Editor’s Note: The AMI Quiet Time devotionals from September 24-25 are provided by Tina Hsu who is interning at Church of Southland.
Devotional Thoughts for Today
2 Kings 23:21-23 (NASB): Then the king commanded all the people saying, “Celebrate the Passover to the Lord your God as it is written in this book of the covenant.” 22 Surely such a Passover had not been celebrated from the days of the judges who judged Israel, nor in all the days of the kings of Israel and of the kings of Judah. 23 But in the eighteenth year of King Josiah, this Passover was observed to the Lord in Jerusalem.
How amazing is it that we effortlessly fill our brain with trivial stuff (e.g., batting average of your favorite player) while neglecting the important matters, which, in the end, will cost us dearly. 2 Kings 23 shows us that when God’s people disregard God’s Word (in Israel’s case, she didn’t even know where the “Bible” was), not only their hearts turn away from God, but they end up doing the unthinkable.
When the Passover was observed during the reign of King Josiah, it was the first time observed since the days of the Judges (v. 22). It is absolutely mind-boggling that in a span of nearly 500 years, the Israelites neglected the Passover because they were busy turning away from the Lord and serving other gods.
The purpose of the Passover was to remember and honor God, who brought them out of Egypt, out of the house of slavery (Ex. 12:42), and made them His treasured possession (Ex. 19:5). By observing the Passover regularly, they would remember, among many attributes of God, His mercy. Could their spiritual decline be related to their neglect of the Passover, to their neglect of remembering God’s mercy? By forgetting to remember God’s mercy, their hearts became less and less devoted to God.
So what is the outcome of reflecting on God’s mercy? The outcome is that we are moved to obey and worship God. God’s mercy is the reason and the power behind a steadfast devotion to God and to His commandments. Out of the riches of His mercy, God delivered us out of darkness and from our bondage to sin. His mercy enables us to obey His commands. Works righteousness or legalism doesn’t lead us to delight in obedience, but God’s mercy, forgiveness, and love move us to obedience. So what happens if we regularly reflect on God’s mercy? His mercy compels us to obey and worship Him. Take some time this morning to sit and to receive God’s abundant mercy. May He empower you to love and obey Him today.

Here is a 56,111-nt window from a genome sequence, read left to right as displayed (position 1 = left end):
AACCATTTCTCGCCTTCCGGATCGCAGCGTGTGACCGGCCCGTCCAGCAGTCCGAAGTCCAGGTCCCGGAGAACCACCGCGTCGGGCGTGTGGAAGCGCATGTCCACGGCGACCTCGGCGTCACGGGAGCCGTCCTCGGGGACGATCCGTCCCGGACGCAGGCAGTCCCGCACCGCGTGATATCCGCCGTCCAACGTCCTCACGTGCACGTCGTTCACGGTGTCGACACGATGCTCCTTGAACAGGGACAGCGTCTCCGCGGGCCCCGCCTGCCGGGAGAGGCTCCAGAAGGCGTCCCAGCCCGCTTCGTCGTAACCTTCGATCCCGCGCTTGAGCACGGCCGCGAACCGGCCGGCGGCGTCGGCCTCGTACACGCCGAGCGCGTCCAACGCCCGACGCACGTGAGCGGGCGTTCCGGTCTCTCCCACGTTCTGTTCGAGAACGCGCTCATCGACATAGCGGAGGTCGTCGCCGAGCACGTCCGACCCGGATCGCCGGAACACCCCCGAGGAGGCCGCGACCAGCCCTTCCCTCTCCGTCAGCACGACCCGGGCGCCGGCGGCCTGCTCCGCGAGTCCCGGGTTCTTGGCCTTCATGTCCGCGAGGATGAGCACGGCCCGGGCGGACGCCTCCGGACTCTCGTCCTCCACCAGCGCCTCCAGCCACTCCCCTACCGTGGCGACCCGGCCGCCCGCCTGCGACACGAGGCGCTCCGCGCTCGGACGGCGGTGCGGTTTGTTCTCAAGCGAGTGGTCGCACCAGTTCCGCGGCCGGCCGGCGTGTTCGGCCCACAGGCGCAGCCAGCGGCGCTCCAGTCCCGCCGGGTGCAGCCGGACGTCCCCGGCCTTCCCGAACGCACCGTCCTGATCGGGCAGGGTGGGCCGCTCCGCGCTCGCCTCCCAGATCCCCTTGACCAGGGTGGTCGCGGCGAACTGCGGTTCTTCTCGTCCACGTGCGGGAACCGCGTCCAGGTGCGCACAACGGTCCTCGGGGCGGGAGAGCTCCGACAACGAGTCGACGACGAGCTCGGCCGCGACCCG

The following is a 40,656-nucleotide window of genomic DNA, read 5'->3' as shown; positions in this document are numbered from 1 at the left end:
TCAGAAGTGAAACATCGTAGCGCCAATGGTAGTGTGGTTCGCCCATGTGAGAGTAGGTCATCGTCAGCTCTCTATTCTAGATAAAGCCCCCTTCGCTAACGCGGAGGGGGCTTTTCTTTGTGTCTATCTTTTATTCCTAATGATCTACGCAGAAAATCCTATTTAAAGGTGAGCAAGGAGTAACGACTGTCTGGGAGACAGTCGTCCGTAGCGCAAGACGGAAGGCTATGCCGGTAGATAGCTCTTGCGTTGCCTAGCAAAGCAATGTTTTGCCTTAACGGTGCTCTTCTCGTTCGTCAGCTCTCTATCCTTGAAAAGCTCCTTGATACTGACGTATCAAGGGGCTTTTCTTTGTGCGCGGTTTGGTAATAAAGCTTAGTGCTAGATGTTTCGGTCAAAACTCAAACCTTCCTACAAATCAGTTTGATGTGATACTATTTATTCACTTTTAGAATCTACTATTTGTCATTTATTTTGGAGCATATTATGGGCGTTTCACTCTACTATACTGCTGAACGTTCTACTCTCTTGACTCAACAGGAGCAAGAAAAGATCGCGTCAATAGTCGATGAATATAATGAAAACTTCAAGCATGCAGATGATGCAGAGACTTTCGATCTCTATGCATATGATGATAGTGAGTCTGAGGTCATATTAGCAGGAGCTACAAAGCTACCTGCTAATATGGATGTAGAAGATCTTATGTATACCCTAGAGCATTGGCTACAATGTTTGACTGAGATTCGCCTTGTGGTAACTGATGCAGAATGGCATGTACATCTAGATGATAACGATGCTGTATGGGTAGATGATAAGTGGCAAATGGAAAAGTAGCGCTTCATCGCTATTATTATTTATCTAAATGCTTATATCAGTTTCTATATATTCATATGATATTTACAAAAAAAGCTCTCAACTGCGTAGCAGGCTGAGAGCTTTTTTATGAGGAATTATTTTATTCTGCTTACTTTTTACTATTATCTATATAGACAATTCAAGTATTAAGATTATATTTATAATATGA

Dear Heavenly Father, I praise you because Your mercies are new every morning! In Jesus’ name, Amen.
Bible Reading for Today: 2 Timothy 1
Lunch Break Study
Romans 12:1-2 (NASB): Therefore I urge you, brethren, by the mercies of God, to present your bodies a living and holy sacrifice, acceptable to God, which is your spiritual service of worship. 2And do not be conformed to this world, but be transformed by the renewing of your mind, so that you may prove what the will of God is, that which is good and acceptable and perfect.
Questions to Consider
- What does Paul mean by “the mercies of God”?
- What are we called to because of the mercies of God?
- In what ways do you see or sense transformation in your life lately?
- In Romans, “the mercies of God” sum up all that God has done in and through Jesus Christ to save us from the eternal consequence of sin and to give us eternal life on the basis of His death and resurrection.
- We are called to offer our entire person, or life, to serve and worship God. We are called to be holy, which means to be set apart as God’s people. By the power of God’s mercy, we are called to be changed from the inside out.
- Personal Response.
Take five minutes to reflect on God’s mercy today. How did God show you His mercy today? How did God’s mercy impact you?